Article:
Reactivity of micas and cap-rock in wet supercritical CO2 with SO2 and O2 at CO2 storage conditions

Pearce, Julie K., Dawson, Grant K. W., Law, Alison C. K., Biddle, Dean and Golding, Suzanne D. (2016) Reactivity of micas and cap-rock in wet supercritical CO2 with SO2 and O2 at CO2 storage conditions. Applied Geochemistry, 72 59-76. doi:10.1016/j.apgeochem.2016.06.010

Author Pearce, Julie K.
Dawson, Grant K. W.
Law, Alison C. K.
Biddle, Dean
Golding, Suzanne D.
Title Reactivity of micas and cap-rock in wet supercritical CO2 with SO2 and O2 at CO2 storage conditions
Formatted title
Reactivity of micas and cap-rock in wet supercritical CO2 with SO2 and O2 at CO2 storage conditions
Journal name Applied Geochemistry   Check publisher's open access policy
ISSN 0883-2927
Publication date 2016-07-01
Sub-type Article (original research)
DOI 10.1016/j.apgeochem.2016.06.010
Open Access Status Not Open Access
Volume 72
Start page 59
End page 76
Total pages 70
Place of publication Kidlington, Oxford, United Kingdom
Publisher Pergamon Press
Collection year 2017
Language eng
Formatted abstract
Seal or cap-rock integrity is a safety issue during geological carbon dioxide capture and storage (CCS). Industrial impurities such as SO2, O2, and NOx, may be present in CO2 streams from coal combustion sources. SO2 and O2 have been shown recently to influence rock reactivity when dissolved in formation water. Buoyant water-saturated supercritical CO2 fluid may also come into contact with the base of cap-rock after CO2 injection. Supercritical fluid-rock reactions have the potential to result in corrosion of reactive minerals in rock, with impurity gases additionally present there is the potential for enhanced reactivity.

The first observation of mineral dissolution and precipitation on phyllosilicates and CO2 storage cap-rock (siliciclastic reservoir) core during water-saturated supercritical CO2 reactions with industrial impurities SO2 and O2 at simulated reservoir conditions is presented. Phyllosilicates (biotite, phlogopite and muscovite) were reacted in contact with a water-saturated supercritical CO2 containing SO2-, or SO2 and O2, and were also immersed in the gas-saturated bulk water. Secondary precipitated sulfate minerals were formed on mineral surfaces concentrated at sheet edges. SO2 dissolution and oxidation resulted in solution pH decreasing to 0.74 through sulfuric acid formation. Phyllosilicate dissolution released major, minor, and trace elements to solution with ∼50% Fe mobilized. Geochemical modelling was in good agreement with experimental water chemistry. New minerals nontronite (smectite), hematite, jarosite and goethite were saturated in models. A cap-rock core siltstone sample from the Surat Basin, Australia, was also reacted in water-saturated supercritical CO2 containing SO2 or in pure supercritical CO2. In the presence of SO2, siderite and ankerite were corroded, and Fe-chlorite altered by the leaching of mainly Fe and Al. Corrosion of micas in the cap-rock was however not observed as the pH was buffered by carbonate dissolution. Ca-sulfate, and Fe-bearing precipitates were observed post SO2-CO2 reaction, mainly centered on surface cracks and an illite rich illite-smectite quantified. Water saturated impure super critical CO2 was observed to have reactivity to rock-forming biotite, muscovite and phlogopite minerals. In the cap-rock core however carbonates and chlorite were the main reacting minerals showing the importance of assessing actual core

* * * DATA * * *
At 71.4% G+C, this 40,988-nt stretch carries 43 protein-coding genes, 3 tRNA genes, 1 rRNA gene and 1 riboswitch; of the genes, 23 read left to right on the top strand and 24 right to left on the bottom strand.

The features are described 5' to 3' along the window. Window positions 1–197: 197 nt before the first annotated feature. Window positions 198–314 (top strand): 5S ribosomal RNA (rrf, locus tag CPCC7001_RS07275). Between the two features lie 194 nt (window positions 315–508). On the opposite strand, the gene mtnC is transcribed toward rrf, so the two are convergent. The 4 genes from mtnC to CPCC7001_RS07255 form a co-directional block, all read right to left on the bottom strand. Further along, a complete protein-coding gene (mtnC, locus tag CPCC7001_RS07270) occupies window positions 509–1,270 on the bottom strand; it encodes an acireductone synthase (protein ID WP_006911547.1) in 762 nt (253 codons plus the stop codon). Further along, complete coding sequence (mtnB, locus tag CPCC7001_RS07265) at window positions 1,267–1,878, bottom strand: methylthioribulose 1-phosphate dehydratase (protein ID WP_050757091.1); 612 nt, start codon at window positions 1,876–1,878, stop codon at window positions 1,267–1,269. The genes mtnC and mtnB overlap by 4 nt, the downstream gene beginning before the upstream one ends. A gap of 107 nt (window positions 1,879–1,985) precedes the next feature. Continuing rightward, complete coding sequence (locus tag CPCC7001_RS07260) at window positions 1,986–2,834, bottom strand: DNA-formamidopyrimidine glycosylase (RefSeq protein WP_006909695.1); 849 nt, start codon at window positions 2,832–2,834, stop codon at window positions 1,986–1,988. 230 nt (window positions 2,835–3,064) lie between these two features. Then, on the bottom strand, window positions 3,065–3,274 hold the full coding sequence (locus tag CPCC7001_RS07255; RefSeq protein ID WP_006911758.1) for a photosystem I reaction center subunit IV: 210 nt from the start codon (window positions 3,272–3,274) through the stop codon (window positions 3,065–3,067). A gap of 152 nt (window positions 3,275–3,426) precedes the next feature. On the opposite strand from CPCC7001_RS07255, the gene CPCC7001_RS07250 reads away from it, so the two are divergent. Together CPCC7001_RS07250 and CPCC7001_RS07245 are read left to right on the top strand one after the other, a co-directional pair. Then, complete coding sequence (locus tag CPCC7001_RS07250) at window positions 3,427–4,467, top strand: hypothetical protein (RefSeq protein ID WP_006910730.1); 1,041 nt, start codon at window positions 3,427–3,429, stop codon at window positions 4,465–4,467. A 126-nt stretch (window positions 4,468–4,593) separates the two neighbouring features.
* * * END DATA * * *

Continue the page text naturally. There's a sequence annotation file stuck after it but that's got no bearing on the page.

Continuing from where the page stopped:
Keyword Mineral dissolution
Geological carbon dioxide capture
Seal integrity
Q-Index Code C1
Q-Index Status Provisional Code
Institutional Status UQ

Document type: Journal Article
Sub-type: Article (original research)
Collections: School of Earth Sciences Publications
School of Chemical Engineering Publications
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Created: Mon, 18 Jul 2016, 10:05:17 EST by Dr Julie Pearce on behalf of School of Earth Sciences